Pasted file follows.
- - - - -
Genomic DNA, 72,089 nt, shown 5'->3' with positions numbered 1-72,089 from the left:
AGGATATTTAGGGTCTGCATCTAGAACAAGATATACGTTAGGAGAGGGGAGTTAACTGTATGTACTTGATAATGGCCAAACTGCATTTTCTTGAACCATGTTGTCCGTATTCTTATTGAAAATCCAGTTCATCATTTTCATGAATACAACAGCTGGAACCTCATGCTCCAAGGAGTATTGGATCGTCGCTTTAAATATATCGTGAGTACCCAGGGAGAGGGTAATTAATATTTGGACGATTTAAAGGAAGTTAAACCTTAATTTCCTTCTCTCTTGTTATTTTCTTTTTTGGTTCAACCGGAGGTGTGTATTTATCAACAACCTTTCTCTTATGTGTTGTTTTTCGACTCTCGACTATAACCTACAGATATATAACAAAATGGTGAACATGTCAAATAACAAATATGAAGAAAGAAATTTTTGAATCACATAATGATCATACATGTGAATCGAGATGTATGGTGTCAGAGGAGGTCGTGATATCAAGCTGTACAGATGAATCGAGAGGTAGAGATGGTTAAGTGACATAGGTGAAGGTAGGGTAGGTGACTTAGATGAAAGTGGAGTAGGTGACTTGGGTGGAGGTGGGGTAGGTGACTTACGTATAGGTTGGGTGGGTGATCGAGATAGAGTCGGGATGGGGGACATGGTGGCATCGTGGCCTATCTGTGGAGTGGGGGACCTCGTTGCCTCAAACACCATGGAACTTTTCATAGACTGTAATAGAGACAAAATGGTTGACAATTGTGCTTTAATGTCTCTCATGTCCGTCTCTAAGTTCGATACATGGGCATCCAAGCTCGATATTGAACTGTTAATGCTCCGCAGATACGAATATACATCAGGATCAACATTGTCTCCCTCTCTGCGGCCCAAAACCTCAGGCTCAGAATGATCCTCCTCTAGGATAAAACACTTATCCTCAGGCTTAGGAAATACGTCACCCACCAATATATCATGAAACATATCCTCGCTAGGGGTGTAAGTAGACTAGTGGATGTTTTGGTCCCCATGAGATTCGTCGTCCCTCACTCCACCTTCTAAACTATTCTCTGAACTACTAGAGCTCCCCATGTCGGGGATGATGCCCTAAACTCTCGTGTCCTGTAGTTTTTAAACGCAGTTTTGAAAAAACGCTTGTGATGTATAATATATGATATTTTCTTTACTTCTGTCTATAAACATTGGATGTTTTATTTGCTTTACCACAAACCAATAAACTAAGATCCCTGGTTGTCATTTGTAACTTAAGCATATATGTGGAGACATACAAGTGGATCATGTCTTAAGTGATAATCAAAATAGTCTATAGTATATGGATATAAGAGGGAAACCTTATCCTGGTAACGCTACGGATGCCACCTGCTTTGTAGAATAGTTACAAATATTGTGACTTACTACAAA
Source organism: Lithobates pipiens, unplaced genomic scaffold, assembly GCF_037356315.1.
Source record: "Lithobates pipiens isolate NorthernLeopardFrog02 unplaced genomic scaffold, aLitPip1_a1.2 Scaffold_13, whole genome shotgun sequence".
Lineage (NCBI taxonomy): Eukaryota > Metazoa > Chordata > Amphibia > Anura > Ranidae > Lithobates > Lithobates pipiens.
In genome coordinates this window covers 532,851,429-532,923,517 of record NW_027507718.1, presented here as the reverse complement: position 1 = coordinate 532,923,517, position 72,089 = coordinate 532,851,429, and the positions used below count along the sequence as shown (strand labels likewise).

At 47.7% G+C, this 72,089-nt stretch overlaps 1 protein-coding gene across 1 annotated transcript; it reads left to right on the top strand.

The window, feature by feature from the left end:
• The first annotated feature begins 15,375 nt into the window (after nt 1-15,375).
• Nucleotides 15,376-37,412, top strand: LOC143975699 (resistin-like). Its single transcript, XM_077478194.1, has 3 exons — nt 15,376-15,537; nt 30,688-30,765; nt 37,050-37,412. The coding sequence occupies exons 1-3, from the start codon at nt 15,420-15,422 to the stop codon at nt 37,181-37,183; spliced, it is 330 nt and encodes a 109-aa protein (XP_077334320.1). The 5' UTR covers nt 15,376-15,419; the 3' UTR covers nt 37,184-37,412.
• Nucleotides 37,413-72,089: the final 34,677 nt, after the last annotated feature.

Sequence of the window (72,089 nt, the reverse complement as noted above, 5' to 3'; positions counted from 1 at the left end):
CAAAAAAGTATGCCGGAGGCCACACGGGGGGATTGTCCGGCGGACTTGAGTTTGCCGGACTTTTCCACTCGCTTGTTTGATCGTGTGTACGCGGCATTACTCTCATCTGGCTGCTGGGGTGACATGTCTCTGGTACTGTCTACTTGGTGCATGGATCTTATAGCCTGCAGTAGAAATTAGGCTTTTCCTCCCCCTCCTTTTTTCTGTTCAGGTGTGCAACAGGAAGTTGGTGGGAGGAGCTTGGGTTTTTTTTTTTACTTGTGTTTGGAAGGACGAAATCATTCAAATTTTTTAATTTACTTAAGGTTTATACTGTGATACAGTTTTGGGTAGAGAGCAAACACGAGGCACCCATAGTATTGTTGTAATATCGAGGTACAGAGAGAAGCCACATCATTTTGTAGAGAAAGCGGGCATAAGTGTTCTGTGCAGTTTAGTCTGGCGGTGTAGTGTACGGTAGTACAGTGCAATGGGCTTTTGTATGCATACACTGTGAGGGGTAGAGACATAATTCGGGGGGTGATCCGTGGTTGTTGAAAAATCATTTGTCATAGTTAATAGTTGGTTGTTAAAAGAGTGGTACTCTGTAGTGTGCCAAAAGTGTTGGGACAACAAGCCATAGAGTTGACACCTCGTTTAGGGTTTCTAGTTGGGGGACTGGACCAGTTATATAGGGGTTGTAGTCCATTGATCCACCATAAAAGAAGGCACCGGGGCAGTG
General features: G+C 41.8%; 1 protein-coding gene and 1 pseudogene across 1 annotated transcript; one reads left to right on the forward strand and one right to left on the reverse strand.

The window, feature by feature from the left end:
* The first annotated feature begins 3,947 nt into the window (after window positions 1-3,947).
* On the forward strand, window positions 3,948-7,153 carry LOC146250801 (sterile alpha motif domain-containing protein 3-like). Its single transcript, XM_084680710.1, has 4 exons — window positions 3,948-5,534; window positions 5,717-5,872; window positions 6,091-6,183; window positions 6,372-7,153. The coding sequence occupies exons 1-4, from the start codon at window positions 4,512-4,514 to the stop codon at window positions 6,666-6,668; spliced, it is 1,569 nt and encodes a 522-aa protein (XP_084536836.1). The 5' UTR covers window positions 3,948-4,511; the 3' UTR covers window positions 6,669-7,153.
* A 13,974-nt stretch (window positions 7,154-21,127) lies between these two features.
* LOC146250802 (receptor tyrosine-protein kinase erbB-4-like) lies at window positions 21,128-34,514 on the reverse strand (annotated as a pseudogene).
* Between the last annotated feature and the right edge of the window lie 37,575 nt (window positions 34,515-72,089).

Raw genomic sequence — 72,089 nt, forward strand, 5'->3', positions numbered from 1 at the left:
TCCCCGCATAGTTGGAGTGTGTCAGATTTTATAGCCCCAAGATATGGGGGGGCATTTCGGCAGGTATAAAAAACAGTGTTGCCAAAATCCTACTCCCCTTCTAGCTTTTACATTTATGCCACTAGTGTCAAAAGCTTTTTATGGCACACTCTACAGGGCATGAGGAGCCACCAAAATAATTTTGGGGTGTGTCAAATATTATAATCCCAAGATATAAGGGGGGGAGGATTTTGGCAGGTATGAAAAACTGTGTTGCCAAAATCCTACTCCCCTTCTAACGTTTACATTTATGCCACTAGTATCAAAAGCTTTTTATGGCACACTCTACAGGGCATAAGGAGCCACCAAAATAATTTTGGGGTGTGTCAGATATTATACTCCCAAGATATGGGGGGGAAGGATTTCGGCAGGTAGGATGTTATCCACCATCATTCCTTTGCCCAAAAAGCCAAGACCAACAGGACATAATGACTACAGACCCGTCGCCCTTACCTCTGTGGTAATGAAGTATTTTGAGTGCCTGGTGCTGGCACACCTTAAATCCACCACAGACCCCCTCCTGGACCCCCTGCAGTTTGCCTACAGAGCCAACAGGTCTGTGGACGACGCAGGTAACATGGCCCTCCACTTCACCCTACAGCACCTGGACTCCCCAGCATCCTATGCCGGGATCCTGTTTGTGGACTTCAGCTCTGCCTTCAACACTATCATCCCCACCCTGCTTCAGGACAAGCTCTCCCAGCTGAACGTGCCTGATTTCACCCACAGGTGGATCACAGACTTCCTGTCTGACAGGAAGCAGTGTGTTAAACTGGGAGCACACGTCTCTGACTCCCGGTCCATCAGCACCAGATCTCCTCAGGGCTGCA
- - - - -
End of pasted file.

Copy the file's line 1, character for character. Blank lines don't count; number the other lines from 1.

Genomic DNA, 72,089 nt, shown 5'->3' with positions numbered 1-72,089 from the left: